Online Advertising Sector Review – Google, AOL & Yahoo

The online advertising sector includes search and display advertising companies like Google (NASDAQ:GOOG), Yahoo (NASDAQ:YHOO) and AOL ( AOL ). Below we include a few stories that caught our attention over the past and could influence the stock. Google's stock has languished to recent lows on ad spending concerns amid a recently launched government investigation on anti-trust concerns. AOL's stock has been less volatile than some peers though its CEO insists the company's stock price is severely undervalued in comparison to recent tech IPOs. For Yahoo, the most notable events in the last week has been the negotiations surrounding Alibaba's transfer of Alipay, and the company held its annual shareholder meeting last week.


Google's stock touched nine month low last week after an investment bank report suggested search advertising growth might be slower than expected. Google's stock has declined from its peak levels of $640 achieved in January this year to around $480 as of today, as shown in the above chart.

The Federal Trade Commission launched a review of Google's business and will likely serve the search giant with civil subpoenas in a wide-ranging antitrust investigation to see if it has used its dominance of the web.

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AOL's stock price has declined from around $24 at the beginning of year to less than $20 as of today, as the much expected revival in company's fortunes has not materialized yet. However, AOL's CEO thinks that the company's stock is highly undervalued in light of recent IPO valuations. Another report suggested that AOL may introduce premium versions of its online content and make international acquisitions.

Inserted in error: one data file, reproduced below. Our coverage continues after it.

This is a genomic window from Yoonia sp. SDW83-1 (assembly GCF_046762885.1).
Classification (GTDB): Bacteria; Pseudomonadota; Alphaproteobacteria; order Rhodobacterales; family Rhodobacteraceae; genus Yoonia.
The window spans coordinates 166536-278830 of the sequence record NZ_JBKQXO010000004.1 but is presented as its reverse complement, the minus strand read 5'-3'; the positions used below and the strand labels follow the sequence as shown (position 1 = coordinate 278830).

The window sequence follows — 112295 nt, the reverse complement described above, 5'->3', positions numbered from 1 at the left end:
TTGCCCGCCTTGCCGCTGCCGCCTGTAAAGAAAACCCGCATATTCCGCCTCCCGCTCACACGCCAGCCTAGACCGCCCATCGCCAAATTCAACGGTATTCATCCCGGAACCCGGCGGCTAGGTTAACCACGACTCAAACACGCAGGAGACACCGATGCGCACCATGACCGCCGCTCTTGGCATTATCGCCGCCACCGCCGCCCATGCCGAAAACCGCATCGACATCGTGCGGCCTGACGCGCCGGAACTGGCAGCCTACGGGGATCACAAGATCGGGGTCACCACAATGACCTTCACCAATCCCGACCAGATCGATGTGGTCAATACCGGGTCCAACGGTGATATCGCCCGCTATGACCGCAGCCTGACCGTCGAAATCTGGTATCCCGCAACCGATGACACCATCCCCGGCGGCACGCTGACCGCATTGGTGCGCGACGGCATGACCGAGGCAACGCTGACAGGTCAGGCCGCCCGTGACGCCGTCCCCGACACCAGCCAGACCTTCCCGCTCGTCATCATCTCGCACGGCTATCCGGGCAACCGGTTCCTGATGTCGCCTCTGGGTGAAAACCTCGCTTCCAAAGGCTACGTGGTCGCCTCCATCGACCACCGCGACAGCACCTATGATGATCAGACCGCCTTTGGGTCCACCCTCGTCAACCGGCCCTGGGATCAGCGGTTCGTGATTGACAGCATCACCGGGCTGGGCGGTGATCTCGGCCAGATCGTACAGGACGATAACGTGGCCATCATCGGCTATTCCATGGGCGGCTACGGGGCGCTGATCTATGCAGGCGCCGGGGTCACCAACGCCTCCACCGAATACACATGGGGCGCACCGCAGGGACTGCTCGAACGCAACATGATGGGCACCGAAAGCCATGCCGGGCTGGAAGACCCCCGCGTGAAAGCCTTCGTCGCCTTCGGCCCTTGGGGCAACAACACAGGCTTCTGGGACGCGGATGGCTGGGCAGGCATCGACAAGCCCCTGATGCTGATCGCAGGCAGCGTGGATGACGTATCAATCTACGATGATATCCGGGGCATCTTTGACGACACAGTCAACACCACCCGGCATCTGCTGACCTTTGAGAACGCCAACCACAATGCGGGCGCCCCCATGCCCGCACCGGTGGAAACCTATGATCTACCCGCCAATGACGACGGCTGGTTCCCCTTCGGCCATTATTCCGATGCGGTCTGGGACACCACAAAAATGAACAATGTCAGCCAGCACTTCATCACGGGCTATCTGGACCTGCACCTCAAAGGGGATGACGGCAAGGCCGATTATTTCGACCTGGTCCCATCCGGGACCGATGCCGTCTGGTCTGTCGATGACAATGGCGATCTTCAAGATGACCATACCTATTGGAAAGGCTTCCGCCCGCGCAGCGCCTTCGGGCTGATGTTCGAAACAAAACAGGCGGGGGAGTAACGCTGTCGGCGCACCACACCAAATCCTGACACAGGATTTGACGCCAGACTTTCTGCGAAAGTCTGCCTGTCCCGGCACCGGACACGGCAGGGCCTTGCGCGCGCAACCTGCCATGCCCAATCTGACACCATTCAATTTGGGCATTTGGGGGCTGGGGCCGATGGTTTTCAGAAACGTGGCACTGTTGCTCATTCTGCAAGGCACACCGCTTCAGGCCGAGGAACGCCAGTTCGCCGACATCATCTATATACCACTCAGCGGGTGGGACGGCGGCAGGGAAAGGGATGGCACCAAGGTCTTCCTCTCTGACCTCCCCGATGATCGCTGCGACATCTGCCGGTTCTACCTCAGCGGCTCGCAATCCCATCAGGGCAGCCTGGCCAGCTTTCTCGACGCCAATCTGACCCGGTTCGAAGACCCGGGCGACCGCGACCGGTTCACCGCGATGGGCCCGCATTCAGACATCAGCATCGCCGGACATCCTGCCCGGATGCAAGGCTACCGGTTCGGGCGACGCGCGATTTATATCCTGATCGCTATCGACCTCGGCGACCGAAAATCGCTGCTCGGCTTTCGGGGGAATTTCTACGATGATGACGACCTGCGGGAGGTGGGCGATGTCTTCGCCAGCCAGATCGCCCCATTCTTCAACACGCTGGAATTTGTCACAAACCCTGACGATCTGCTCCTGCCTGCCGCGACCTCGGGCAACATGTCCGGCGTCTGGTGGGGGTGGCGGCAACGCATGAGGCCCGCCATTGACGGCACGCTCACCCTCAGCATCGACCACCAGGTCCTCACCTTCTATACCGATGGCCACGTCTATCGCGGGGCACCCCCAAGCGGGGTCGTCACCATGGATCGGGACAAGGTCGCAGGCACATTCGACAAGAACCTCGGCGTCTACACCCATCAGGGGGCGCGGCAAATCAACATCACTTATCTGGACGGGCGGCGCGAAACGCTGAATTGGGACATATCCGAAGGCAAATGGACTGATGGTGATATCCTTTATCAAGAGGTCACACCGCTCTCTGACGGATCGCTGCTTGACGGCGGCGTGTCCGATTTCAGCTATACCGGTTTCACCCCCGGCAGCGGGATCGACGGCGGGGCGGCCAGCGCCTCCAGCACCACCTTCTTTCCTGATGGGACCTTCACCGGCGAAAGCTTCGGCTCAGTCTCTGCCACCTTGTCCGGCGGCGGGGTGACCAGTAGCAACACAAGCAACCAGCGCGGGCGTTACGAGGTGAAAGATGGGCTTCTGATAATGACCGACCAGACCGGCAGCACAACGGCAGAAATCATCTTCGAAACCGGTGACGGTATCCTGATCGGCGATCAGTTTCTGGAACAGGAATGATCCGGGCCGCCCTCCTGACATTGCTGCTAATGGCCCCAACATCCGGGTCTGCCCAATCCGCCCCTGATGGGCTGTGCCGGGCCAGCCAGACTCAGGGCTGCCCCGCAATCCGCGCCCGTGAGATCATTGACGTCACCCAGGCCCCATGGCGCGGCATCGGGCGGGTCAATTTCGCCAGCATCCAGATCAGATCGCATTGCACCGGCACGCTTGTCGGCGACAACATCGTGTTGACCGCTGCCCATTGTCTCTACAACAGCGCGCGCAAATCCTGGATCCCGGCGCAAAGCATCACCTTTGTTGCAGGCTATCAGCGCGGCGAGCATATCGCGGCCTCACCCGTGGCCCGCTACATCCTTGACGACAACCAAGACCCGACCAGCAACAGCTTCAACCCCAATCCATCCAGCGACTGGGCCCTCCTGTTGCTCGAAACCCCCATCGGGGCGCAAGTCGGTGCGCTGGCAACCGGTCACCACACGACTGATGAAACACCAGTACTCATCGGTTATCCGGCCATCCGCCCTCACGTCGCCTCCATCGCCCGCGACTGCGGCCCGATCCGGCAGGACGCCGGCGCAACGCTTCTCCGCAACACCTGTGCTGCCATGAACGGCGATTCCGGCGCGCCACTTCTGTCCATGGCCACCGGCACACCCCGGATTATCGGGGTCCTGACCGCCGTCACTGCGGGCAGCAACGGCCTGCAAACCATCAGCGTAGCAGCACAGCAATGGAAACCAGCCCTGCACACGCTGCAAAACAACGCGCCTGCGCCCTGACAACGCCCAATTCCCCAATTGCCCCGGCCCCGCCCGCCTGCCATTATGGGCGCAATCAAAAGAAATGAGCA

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Yahoo owns around 43% ownership in Alibaba, a Chinese online player. Alibaba has been in negotiations with Yahoo and Softbank over its transfer of Alipay, to a new corporate entity controlled by Alibaba founder. The deal, however, still requires the consent of Softbank CEO and an Alibaba board member.

Yahoo CEO, Carol Bartz, faced scrutiny from unhappy shareholders about her handling of the Internet giant and the languishing stock price. Bartz defended herself by pointing out that the company's operating margins have doubled under her watch and that Yahoo continues to draw the largest audience in the U.S. She reiterated the focus on growing its display ad presence and defended the decision to abandon search.

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The views and opinions expressed herein are the views and opinions of the author and do not necessarily reflect those of Nasdaq, Inc.

The views and opinions expressed herein are the views and opinions of the author and do not necessarily reflect those of Nasdaq, Inc.

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